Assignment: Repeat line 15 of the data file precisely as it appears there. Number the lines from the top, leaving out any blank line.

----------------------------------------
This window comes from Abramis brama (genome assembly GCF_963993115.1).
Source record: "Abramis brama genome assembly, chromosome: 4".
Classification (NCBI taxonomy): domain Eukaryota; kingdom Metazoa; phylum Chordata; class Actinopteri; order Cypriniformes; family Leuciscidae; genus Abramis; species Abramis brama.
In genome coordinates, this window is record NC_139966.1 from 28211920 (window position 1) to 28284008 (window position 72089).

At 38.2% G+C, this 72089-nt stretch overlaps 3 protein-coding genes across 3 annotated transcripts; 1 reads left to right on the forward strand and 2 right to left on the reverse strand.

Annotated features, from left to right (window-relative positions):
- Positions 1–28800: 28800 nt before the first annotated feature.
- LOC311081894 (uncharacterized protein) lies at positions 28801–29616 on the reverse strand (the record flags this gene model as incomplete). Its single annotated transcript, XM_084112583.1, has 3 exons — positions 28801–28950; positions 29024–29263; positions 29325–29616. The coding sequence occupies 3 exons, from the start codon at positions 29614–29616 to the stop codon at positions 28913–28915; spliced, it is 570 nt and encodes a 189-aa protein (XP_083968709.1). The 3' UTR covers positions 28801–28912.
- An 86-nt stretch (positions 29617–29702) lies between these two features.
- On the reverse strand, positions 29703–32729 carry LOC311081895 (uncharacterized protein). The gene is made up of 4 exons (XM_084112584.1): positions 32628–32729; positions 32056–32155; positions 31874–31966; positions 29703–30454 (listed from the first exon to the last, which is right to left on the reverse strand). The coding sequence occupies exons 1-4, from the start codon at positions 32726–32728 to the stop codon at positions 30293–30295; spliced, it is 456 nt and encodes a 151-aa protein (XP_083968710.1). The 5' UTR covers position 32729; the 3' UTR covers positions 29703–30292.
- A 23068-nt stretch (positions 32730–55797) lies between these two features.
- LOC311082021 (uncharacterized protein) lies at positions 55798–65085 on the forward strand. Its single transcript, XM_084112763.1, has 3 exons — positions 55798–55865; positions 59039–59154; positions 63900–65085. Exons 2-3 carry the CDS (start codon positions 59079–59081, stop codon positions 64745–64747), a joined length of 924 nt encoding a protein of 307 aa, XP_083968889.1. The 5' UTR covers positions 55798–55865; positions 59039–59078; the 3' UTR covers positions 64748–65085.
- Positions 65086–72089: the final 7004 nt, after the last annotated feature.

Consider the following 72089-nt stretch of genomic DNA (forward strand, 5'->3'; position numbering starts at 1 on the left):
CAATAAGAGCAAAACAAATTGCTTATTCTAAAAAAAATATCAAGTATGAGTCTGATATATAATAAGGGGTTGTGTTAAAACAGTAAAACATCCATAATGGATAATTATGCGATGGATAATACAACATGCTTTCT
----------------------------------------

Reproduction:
CAATAAGAGCAAAACAAATTGCTTATTCTAAAAAAAATATCAAGTATGAGTCTGATATATAATAAGGGGTTGTGTTAAAACAGTAAAACATCCATAATGGATAATTATGCGATGGATAATACAACATGCTTTCT